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residual sugar

azúcar residual (ES)
sucre résiduel (F)
residual sugar (GB)
residuo zuccherino (I)
açúcar resíduo (PO)

Also known as residual sweetness (RS) sugar in wine by a natural end of the fermentation or through a targeted stopping (by cooling or by adding sulfur or alcohol) is preserved. The residual sugar mainly consists of fructose (Fructose) because the glucose (Dextrose) faster in alcohol and carbon dioxide is converted and to a small extent from non-fermentable sugar types ( pentoses ). The remaining one sugar content (dry to sweet) can legally regulated on the wine optional label can be specified. The phenomenon that the subjective perception of sweetness in wine can differ relatively strongly from the actual analysis values, especially with a high acidity, is under sweet described.

For sparkling wines apply based on the content carbonic acid other residual sugar values and sometimes other terms than for Still wines, As a rule, a wine contains between 4 and 50 g / l of residual sugar, depending on the maturation or type of wine sweet wines this can go up to 250 g / l (at Tokaj Eszencia even up to an incredible 450 g / l). The remaining sugar is by the way aging respectively. bottle aging of a wine is not broken down. Under ideal fermentation conditions (warm fermentation), a wine can ferment to a residual sugar content of 0.7 g / l. Complete fermentation to 0 g / l is not possible under natural conditions, as there are always residues of non-fermentable sugars. That is why a dry wine still contains a small amount of sugar. Wines with a content of less than 4 g / l are considered "fully fermented" (very dry). The salary can also go through sweetening (Added sugar in various forms) can be increased in accordance with legal provisions.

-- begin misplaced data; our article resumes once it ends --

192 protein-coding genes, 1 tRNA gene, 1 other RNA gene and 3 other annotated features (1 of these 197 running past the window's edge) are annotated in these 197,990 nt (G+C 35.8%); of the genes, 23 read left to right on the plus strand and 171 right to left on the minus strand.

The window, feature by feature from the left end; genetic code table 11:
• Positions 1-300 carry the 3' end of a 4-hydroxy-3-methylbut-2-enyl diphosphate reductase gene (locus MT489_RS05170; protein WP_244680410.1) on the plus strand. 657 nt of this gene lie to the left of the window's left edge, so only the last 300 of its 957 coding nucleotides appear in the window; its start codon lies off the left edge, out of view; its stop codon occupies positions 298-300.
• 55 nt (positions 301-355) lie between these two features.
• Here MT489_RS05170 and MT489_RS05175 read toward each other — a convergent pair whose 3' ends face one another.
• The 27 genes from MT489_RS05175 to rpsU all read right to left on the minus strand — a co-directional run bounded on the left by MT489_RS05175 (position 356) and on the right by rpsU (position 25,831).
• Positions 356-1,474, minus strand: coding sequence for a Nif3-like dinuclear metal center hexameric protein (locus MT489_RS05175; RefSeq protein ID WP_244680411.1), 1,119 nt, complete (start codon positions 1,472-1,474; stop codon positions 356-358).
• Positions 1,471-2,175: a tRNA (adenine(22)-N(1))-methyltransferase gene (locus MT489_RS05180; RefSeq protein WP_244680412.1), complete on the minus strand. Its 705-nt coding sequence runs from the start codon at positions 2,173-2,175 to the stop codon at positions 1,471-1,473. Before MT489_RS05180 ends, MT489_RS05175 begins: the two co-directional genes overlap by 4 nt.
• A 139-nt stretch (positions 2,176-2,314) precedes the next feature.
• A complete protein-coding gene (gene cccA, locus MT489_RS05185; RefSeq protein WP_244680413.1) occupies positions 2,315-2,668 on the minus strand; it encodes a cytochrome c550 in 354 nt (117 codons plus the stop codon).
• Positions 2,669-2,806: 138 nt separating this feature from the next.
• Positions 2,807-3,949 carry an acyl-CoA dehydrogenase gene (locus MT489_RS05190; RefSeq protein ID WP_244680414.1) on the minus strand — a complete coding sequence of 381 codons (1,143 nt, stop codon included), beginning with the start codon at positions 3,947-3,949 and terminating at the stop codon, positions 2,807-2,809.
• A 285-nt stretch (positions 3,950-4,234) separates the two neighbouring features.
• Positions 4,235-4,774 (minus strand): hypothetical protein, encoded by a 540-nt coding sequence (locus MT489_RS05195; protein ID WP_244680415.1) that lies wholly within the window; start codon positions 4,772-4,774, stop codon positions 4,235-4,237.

Residual sugar can result in an unwanted bottle fermentation triggered or unwanted acetic acid and carbon dioxide be formed. This is done through previous ones filtration (Withdrawal of yeasts) or pasteurization prevented. In a wine analysis, the residual sugar is expressed in g / l as reducing sugar determined. The legally regulated sweetening of wine is called residual sweetness. In contrast, the addition of sugar to increase the alcohol content is called as enrich, The procedures for determining the residual sugar content are under sugar content cited. For the other ingredients in wine, see below total extract,

Complete lists of the numerous vinification measures or cellar techniques, as well as the various types of wine, sparkling wine and distillate regulated by wine law are under the keyword winemaking contain. There is extensive wine law information under the keyword wine law,

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